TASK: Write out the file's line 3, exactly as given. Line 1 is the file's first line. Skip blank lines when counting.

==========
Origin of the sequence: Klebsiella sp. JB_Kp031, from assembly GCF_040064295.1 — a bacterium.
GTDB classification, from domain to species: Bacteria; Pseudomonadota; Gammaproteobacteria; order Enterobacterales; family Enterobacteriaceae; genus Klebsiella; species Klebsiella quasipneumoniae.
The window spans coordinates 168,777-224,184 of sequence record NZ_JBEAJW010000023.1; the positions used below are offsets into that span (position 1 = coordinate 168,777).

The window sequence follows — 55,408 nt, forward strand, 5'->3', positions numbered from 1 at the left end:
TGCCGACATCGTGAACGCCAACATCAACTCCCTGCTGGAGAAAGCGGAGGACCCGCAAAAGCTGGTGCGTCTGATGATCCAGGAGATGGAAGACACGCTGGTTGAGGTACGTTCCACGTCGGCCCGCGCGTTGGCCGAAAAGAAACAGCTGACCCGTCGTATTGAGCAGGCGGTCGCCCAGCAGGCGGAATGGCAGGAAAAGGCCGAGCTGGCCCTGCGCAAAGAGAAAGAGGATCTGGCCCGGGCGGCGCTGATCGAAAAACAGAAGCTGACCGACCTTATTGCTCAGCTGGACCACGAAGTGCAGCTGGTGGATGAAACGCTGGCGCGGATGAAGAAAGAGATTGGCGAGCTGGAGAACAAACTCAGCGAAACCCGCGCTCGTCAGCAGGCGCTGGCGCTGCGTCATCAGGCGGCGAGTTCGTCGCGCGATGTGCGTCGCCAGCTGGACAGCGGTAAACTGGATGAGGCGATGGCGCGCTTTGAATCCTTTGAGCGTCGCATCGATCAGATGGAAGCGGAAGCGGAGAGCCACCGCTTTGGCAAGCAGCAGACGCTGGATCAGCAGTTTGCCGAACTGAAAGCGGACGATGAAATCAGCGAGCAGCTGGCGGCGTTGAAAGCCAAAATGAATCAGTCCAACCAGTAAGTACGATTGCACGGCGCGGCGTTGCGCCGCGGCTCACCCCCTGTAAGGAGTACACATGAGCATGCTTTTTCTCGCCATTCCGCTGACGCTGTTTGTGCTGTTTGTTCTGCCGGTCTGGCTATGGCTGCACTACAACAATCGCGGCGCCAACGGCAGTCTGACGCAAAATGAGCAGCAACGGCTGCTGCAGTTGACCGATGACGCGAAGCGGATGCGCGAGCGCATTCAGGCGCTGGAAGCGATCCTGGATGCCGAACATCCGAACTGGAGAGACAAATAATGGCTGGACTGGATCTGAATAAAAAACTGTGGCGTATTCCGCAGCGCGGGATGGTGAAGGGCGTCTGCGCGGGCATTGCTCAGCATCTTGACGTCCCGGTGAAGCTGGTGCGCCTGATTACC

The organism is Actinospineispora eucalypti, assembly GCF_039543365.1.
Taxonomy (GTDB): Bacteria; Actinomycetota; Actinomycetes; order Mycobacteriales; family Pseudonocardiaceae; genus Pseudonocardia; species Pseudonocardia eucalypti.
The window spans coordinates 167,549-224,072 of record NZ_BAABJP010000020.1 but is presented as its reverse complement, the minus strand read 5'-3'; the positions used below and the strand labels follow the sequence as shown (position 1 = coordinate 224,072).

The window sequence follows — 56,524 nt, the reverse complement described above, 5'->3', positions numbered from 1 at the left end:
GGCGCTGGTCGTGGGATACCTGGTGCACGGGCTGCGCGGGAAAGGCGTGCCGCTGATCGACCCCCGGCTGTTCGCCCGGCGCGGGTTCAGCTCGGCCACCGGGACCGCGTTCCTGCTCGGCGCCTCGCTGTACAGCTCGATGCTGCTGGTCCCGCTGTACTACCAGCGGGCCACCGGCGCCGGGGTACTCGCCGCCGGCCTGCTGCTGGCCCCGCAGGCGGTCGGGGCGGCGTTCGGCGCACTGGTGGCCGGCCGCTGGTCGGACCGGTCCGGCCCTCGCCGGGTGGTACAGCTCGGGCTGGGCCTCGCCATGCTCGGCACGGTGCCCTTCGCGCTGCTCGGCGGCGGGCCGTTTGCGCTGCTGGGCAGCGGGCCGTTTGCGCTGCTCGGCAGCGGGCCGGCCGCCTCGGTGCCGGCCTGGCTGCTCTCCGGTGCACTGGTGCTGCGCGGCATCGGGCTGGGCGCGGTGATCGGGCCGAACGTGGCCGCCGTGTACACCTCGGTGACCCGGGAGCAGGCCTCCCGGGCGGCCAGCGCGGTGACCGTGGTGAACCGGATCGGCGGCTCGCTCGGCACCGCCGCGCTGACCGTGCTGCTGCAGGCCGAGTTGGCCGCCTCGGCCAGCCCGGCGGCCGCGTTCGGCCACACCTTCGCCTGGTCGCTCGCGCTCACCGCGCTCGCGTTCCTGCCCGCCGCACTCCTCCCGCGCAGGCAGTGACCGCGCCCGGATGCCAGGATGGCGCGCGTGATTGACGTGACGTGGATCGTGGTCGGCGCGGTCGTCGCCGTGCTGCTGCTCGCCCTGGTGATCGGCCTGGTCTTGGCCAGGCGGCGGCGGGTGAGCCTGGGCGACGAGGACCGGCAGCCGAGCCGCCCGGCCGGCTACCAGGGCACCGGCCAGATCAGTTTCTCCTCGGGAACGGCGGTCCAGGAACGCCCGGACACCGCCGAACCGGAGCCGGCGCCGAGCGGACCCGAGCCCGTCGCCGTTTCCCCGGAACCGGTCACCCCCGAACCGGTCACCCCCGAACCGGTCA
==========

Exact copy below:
The window spans coordinates 168,777-224,184 of sequence record NZ_JBEAJW010000023.1; the positions used below are offsets into that span (position 1 = coordinate 168,777).